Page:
CHAPTER 4: POLITICAL CULTURE
When studying, pay attention to:
1. Political Culture
What is political culture?
Political Culture is the fundamental political values, beliefs, and orientations that are widely held
within a political community. Sample surveys are used to determine the public attitudes to certain
political issues. Others methods to examine political culture is through literature, popular culture,
symbols, myths, political institutions, constitution, and policies. Political discourse can also be used to
analyze political culture by observing the language, meanings, and interpretations within politics and
how they use key terms like democracy, freedom, and equality. Political culture can be divided into
countries, then subdivided into regions because of the differing ethnic, class, linguistic, religious,
regional, generational, and gender ideals. It is often described as the political orientation.
Are there basic differences in the political cultures of Canada and the United States?
Ideological Perspectives can be described as the political culture of a political community in terms of
its dominant ideological perspective and fundamental politically relevant values.
United States for example is considered classical liberal because of their emphasis on protecting rights
and freedoms of individuals in a free-market economy and limited government.
Hartsz: When European settlers found Canada and the United States, they took the mother country’s
leading political culture of liberal “fragments” where individual freedom is pre-dominant.
Horotiz: United Empire Loyalists (Americans who left US after War of Independence because they were
still loyal to the crown) gave Canada the “Tory Touch” of traditional conservative values and liberal
values prevalent in American political culture. This developed into socialist values because the primary
ingredient was the presence of both liberal and conservative. Although individualistic values of
liberalism are important to Canada and the US, Canada puts emphasis on other values in addition to
liberalism. This gives us a “richer” political culture than the US.
Lipset: The US and Canada have different political cultures because of history. The US was founded
through a revolution while Canada was counter-revolutionary. When Canadians did not assist
Americans in overthrowing British rule, Canada held on to a more conservative political culture.
Canadians, as a result, are more respectful to authority and are more concerned about maintaining law
and order, giving more trust in the government. In addition, Canadians are less individualistic, more
likely to support collective action for the common good. Canadians are also characteristic of their
greater acceptance and tolerance of differences in society than American political culture because
Canadians are more liberal on social views. Canadians also lean towards egalitarian policies that
redistribute wealth and income to the poor and disadvantaged while Americans believe more so in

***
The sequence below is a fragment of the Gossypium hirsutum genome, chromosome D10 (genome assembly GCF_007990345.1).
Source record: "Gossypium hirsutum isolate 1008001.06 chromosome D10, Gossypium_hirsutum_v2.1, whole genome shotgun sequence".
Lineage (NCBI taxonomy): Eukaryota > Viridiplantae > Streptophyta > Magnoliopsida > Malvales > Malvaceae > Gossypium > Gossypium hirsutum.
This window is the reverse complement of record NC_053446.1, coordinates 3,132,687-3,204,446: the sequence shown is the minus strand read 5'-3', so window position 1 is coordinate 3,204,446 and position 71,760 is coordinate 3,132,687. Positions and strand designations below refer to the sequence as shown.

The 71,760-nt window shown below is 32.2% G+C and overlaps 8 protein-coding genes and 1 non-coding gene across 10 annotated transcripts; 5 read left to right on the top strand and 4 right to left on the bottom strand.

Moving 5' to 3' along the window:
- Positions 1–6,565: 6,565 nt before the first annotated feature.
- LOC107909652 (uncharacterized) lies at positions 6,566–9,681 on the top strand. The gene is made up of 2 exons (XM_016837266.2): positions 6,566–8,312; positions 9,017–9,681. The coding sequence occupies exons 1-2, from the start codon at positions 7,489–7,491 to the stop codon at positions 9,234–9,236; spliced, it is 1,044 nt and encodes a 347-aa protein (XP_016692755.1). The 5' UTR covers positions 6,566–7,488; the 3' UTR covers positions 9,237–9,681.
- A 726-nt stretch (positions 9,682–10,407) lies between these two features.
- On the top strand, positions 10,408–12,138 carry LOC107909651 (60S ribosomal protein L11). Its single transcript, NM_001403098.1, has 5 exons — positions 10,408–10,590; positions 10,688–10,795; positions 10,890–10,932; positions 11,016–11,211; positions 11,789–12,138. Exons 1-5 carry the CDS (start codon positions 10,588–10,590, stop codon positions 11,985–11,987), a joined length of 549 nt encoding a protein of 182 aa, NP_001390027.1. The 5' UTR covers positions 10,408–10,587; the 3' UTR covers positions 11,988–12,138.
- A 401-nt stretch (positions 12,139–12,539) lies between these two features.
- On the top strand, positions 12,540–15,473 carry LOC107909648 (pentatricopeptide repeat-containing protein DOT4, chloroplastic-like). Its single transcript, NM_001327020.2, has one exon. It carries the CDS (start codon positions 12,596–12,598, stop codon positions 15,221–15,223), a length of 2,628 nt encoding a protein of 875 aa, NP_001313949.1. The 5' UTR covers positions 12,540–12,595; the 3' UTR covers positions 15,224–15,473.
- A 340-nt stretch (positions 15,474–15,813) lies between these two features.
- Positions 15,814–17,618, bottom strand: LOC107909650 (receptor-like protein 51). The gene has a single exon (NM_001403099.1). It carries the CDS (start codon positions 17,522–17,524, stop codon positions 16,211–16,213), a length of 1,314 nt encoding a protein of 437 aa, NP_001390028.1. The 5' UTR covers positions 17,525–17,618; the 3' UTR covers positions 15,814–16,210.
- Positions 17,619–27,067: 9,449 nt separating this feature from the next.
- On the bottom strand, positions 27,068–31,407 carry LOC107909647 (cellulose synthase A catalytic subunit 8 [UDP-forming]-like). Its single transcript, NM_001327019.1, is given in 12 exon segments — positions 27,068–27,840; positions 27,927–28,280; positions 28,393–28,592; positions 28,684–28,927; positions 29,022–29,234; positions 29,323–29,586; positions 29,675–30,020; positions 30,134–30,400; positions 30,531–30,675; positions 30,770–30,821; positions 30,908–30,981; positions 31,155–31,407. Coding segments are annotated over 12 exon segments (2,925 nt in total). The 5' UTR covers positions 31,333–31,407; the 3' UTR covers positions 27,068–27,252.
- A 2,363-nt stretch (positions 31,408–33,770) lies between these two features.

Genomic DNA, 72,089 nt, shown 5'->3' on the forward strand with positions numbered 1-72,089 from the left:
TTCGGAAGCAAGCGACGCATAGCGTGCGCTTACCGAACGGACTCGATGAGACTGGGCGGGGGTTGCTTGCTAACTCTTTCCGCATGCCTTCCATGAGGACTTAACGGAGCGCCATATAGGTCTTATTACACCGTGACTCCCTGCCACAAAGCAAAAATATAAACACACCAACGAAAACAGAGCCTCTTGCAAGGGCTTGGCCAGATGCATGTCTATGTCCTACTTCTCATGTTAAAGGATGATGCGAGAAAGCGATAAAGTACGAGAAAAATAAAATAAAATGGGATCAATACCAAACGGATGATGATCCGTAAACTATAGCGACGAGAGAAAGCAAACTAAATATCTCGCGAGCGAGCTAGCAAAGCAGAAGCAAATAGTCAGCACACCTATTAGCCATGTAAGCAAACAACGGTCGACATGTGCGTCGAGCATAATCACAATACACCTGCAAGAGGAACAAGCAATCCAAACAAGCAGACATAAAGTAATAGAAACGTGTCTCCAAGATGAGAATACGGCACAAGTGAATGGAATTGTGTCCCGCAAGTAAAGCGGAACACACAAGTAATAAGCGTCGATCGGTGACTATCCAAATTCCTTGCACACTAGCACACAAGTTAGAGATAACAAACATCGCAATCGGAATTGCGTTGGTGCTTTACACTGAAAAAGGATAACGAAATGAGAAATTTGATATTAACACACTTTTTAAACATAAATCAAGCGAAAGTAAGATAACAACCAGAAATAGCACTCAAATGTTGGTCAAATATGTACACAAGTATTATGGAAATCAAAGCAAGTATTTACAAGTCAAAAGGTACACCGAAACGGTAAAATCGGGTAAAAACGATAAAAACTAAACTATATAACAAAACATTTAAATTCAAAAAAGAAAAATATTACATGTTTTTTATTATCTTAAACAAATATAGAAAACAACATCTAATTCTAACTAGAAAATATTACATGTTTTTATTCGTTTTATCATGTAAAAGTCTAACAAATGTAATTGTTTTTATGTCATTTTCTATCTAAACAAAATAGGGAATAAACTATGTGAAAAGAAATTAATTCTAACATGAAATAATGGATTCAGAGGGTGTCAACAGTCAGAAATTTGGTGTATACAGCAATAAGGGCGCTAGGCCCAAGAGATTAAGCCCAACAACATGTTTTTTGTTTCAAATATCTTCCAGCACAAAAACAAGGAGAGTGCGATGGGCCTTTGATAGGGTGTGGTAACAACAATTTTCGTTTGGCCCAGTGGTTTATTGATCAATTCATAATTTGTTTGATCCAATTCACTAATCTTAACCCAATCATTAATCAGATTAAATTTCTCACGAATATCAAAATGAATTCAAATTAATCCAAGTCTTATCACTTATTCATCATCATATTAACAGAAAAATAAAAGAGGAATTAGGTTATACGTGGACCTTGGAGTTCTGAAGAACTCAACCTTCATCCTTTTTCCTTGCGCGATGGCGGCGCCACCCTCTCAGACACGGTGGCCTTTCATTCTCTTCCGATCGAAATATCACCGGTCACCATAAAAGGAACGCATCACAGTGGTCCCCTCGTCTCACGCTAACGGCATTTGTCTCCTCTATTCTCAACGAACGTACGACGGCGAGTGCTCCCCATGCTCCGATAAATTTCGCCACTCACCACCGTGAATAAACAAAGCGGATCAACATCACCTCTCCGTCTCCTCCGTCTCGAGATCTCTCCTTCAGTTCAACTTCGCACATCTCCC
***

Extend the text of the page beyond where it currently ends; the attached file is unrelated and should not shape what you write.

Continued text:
equality of opportunity where individuals advance based on merit. However, a survey found that Canadians are losing respect and trust in their government, similar to the
Does Canada have a fully democratic political culture?
Democracy functions best when there are parochial, subject political, and participant political cultures
as to not overwhelm the government with demands but still make necessary changes. The sustainability
of a democratic system depends on the public support for the basic principles of democracy and the
acceptance of authority or the legitimacy of governments that are elected by the people. Furthermore, a
level of political interest and understanding is necessary for citizens to participate meaningfully in
political life and hold the government accountable for its actions.
To answer the question, yes I believe Canada has a fully democratic political culture because the
Canadian government allows for protests and encourages activism, gives the vote to those who do not
wish to participate in public demonstrations, and foster the public’s political education for further
Support for democracy
A survey found that, on a scale of 10 on how important it is to live in a democratic country, the general
global consensus is 8.6 while Canada got a 9.0. Conversely, only 62% of Canadians are “somewhat” or
“very” satisfied with how the democracy functions in their country.
Canadians and Americans alike support liberal democratic values, belief in the desirability of political
freedom, individual rights, political equality, and government based on the rule of law. For example, the
populations are willing to suspend civil liberties in the case of a national emergency.
Why is there distrust of government and politicians?
Canadians trust public servant workers but not politicians, for example, 93% believe firefighters are
trustworthy and 87% for nurses while politicians only got 12% for local and 7% for national.
Majority of Canadians believe either the government doesn’t care about what they think or they don’t
believe they have a say in government affairs. Political distrust is greatest among the more educated and
younger population because disappointment results when their expectations are unfulfilled. In